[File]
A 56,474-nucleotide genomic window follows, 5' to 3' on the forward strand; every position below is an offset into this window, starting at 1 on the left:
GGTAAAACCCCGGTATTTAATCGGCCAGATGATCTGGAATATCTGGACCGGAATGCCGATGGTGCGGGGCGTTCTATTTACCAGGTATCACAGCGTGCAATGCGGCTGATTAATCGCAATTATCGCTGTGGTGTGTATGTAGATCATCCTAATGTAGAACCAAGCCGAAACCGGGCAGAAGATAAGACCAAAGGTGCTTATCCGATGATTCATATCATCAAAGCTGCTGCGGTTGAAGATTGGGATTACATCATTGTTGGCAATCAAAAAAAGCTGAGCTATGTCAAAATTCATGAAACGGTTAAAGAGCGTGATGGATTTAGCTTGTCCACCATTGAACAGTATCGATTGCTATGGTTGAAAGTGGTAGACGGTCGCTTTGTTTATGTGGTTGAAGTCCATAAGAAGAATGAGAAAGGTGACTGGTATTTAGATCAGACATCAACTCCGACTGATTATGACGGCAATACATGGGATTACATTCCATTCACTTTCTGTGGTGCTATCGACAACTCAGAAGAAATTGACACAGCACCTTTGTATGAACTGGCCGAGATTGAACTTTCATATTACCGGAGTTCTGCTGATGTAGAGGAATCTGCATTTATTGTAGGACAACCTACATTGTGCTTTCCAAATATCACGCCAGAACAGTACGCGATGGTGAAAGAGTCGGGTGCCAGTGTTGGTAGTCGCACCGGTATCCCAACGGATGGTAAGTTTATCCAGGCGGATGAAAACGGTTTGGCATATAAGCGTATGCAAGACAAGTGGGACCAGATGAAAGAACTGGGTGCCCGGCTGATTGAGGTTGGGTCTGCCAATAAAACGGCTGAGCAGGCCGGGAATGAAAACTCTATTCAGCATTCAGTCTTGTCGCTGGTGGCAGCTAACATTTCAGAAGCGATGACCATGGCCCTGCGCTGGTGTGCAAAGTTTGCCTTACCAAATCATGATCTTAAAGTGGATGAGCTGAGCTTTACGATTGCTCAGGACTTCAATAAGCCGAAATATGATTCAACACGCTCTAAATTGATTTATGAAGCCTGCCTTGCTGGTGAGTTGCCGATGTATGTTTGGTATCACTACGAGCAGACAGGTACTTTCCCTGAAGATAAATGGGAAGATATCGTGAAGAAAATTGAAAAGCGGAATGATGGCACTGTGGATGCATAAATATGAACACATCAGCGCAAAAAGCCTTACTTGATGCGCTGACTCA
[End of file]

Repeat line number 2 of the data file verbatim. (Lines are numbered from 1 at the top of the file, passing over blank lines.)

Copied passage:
GGTAAAACCCCGGTATTTAATCGGCCAGATGATCTGGAATATCTGGACCGGAATGCCGATGGTGCGGGGCGTTCTATTTACCAGGTATCACAGCGTGCAATGCGGCTGATTAATCGCAATTATCGCTGTGGTGTGTATGTAGATCATCCTAATGTAGAACCAAGCCGAAACCGGGCAGAAGATAAGACCAAAGGTGCTTATCCGATGATTCATATCATCAAAGCTGCTGCGGTTGAAGATTGGGATTACATCATTGTTGGCAATCAAAAAAAGCTGAGCTATGTCAAAATTCATGAAACGGTTAAAGAGCGTGATGGATTTAGCTTGTCCACCATTGAACAGTATCGATTGCTATGGTTGAAAGTGGTAGACGGTCGCTTTGTTTATGTGGTTGAAGTCCATAAGAAGAATGAGAAAGGTGACTGGTATTTAGATCAGACATCAACTCCGACTGATTATGACGGCAATACATGGGATTACATTCCATTCACTTTCTGTGGTGCTATCGACAACTCAGAAGAAATTGACACAGCACCTTTGTATGAACTGGCCGAGATTGAACTTTCATATTACCGGAGTTCTGCTGATGTAGAGGAATCTGCATTTATTGTAGGACAACCTACATTGTGCTTTCCAAATATCACGCCAGAACAGTACGCGATGGTGAAAGAGTCGGGTGCCAGTGTTGGTAGTCGCACCGGTATCCCAACGGATGGTAAGTTTATCCAGGCGGATGAAAACGGTTTGGCATATAAGCGTATGCAAGACAAGTGGGACCAGATGAAAGAACTGGGTGCCCGGCTGATTGAGGTTGGGTCTGCCAATAAAACGGCTGAGCAGGCCGGGAATGAAAACTCTATTCAGCATTCAGTCTTGTCGCTGGTGGCAGCTAACATTTCAGAAGCGATGACCATGGCCCTGCGCTGGTGTGCAAAGTTTGCCTTACCAAATCATGATCTTAAAGTGGATGAGCTGAGCTTTACGATTGCTCAGGACTTCAATAAGCCGAAATATGATTCAACACGCTCTAAATTGATTTATGAAGCCTGCCTTGCTGGTGAGTTGCCGATGTATGTTTGGTATCACTACGAGCAGACAGGTACTTTCCCTGAAGATAAATGGGAAGATATCGTGAAGAAAATTGAAAAGCGGAATGATGGCACTGTGGATGCATAAATATGAACACATCAGCGCAAAAAGCCTTACTTGATGCGCTGACTCA